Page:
The O2 mobile phone network crashed on Wednesday night, leaving thousands of customers across the UK cut off.

London - The collapse of the O2 mobile phone network caused chaos in the system for monitoring thousands of criminals in Britain wearing electronic tags.

Offenders may have got away with breaching the terms of their curfews while parts of the network were down.

Two companies, G4S and Serco, are paid around £100-million a year for monitoring some 24,000 offenders at any one time who wear an ankle tag and must comply with a curfew.

A box in the offender’s home uses the O2 network to communicate with a control room and issues an alert if they are not there when required.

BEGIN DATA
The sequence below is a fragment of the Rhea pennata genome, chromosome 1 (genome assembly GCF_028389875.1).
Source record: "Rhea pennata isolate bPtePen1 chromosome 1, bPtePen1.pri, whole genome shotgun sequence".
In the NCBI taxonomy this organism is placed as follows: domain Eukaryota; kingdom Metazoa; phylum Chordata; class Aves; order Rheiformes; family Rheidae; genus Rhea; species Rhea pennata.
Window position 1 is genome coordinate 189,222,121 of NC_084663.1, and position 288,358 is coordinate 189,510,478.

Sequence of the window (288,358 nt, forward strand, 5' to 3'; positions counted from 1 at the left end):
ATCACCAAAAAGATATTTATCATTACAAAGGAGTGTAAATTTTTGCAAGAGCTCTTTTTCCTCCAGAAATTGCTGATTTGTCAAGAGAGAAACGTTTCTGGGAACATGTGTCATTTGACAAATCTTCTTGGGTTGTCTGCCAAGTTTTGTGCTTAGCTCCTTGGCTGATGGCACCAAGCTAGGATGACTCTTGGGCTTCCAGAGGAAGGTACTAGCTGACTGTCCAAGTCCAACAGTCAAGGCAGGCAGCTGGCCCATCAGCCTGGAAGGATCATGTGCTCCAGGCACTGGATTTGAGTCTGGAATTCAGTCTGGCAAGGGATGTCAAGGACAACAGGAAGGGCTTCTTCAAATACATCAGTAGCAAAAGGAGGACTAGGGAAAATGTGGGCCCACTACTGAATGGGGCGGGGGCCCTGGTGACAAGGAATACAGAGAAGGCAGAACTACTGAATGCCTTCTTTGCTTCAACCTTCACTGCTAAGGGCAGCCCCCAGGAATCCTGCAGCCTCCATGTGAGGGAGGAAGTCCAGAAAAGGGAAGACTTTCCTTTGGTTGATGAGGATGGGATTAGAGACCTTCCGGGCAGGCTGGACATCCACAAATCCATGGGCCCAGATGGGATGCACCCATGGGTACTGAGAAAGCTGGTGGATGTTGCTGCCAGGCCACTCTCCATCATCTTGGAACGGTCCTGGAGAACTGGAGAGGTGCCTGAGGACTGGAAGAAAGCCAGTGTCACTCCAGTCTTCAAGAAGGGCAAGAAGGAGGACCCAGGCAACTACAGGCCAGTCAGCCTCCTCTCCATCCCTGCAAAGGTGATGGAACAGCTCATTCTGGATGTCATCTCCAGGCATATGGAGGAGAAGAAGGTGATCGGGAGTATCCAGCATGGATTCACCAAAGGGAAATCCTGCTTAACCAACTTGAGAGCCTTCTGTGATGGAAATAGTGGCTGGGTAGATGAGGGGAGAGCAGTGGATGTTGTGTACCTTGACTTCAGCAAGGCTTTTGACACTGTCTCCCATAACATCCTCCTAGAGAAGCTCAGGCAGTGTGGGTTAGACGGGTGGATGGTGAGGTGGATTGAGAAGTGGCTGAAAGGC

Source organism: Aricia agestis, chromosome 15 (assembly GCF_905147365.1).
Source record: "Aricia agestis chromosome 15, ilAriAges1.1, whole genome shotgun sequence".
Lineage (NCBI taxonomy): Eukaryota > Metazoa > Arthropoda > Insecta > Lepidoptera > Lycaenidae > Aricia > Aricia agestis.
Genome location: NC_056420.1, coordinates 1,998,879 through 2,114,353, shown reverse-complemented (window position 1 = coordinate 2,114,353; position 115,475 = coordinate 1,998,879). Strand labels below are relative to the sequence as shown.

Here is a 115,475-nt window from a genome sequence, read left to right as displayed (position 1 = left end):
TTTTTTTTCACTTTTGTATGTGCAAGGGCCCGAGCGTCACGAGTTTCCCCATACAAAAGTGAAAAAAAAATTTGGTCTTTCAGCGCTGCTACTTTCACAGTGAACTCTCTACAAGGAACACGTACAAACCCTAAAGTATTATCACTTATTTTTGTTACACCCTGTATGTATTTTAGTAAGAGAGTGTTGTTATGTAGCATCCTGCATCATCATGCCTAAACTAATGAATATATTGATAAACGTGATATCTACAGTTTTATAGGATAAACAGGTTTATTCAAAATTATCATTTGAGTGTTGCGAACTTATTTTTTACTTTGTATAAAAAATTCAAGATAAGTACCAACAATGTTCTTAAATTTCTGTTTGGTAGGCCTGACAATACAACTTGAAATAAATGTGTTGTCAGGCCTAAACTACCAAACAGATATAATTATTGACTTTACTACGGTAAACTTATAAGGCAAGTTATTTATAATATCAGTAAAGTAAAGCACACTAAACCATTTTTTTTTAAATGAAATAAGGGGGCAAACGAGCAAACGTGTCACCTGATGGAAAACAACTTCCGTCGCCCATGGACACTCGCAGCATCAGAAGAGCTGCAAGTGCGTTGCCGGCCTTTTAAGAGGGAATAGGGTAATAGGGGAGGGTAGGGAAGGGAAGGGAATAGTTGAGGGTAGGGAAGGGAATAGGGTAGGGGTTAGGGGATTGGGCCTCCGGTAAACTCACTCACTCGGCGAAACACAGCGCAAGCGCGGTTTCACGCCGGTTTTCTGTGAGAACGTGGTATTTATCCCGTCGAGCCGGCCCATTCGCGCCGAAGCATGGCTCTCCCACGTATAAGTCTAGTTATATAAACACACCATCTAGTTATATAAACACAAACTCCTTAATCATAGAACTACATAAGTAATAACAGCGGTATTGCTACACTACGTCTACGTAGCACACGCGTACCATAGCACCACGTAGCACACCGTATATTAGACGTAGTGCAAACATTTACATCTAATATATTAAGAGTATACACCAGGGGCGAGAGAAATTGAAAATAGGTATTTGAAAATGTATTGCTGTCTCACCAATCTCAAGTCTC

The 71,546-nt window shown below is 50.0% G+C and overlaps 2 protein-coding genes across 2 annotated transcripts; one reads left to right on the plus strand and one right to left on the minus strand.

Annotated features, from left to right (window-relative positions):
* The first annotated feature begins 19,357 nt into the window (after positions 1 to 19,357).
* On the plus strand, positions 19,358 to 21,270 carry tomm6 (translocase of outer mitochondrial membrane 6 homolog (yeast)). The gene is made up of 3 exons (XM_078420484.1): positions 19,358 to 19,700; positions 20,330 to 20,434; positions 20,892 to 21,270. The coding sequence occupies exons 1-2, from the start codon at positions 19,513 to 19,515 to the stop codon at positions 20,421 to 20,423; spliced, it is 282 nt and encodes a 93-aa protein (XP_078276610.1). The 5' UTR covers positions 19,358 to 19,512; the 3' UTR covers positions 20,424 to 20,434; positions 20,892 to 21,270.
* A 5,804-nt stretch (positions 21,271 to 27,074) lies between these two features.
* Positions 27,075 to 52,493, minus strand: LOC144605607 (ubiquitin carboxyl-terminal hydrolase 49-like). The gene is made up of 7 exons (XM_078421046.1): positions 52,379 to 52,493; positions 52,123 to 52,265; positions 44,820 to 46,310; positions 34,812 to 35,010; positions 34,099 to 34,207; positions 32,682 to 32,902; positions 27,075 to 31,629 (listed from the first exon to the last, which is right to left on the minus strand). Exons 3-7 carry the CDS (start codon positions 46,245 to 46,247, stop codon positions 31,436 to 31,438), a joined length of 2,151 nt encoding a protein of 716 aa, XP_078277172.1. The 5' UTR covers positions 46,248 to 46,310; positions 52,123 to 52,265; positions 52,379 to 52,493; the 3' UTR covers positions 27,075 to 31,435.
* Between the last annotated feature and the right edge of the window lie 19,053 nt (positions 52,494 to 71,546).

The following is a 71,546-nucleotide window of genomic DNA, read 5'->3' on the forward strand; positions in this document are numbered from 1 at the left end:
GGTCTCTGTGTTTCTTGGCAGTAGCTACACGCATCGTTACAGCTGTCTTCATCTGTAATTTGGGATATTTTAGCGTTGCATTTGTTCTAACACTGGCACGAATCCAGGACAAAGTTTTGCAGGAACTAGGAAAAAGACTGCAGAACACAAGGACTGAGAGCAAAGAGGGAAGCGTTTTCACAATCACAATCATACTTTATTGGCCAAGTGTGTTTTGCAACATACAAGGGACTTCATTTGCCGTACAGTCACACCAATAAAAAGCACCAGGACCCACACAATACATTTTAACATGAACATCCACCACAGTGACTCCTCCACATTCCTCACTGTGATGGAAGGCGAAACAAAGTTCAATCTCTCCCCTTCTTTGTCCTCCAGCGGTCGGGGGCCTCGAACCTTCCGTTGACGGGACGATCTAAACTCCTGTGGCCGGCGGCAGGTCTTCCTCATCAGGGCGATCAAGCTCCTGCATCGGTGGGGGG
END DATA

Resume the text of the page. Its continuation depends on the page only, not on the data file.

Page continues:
The box also operates as a phone allowing monitoring staff to call in person to check if an offender is at home.

An insider at Serco said the collapse of the O2 network meant the system was “compromised” and staff were unable to call criminals to check where they were.

The source said: “Because the system was compromised, we don’t know whether it was reporting back correctly.

“Just as O2 doesn’t know how many people were affected, we don’t know how many people were affected.

“The back-up is to send someone physically to check but that was just impossible.”

The Ministry of Justice said around 250 offenders on G4S tags were affected by an “intermittent signal”.

But it insisted disruption was “minimal” and public safety was not compromised.

Serco said problems with O2 “did not affect our ability to detect breaches of curfew”. - Daily Mail